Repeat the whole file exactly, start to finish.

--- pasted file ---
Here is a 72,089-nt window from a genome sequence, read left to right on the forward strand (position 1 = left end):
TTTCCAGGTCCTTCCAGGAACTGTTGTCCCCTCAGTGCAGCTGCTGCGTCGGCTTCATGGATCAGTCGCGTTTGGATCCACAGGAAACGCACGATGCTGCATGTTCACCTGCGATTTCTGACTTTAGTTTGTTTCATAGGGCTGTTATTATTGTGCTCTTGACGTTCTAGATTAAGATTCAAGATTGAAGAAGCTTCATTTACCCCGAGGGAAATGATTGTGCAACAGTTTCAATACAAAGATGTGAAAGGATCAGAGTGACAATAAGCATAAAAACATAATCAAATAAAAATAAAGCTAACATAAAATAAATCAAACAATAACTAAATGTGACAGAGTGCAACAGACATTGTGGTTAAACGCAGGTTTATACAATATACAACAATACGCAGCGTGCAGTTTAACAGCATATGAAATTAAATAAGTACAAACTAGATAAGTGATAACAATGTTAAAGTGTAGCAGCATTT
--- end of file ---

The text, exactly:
Here is a 72,089-nt window from a genome sequence, read left to right on the forward strand (position 1 = left end):
TTTCCAGGTCCTTCCAGGAACTGTTGTCCCCTCAGTGCAGCTGCTGCGTCGGCTTCATGGATCAGTCGCGTTTGGATCCACAGGAAACGCACGATGCTGCATGTTCACCTGCGATTTCTGACTTTAGTTTGTTTCATAGGGCTGTTATTATTGTGCTCTTGACGTTCTAGATTAAGATTCAAGATTGAAGAAGCTTCATTTACCCCGAGGGAAATGATTGTGCAACAGTTTCAATACAAAGATGTGAAAGGATCAGAGTGACAATAAGCATAAAAACATAATCAAATAAAAATAAAGCTAACATAAAATAAATCAAACAATAACTAAATGTGACAGAGTGCAACAGACATTGTGGTTAAACGCAGGTTTATACAATATACAACAATACGCAGCGTGCAGTTTAACAGCATATGAAATTAAATAAGTACAAACTAGATAAGTGATAACAATGTTAAAGTGTAGCAGCATTT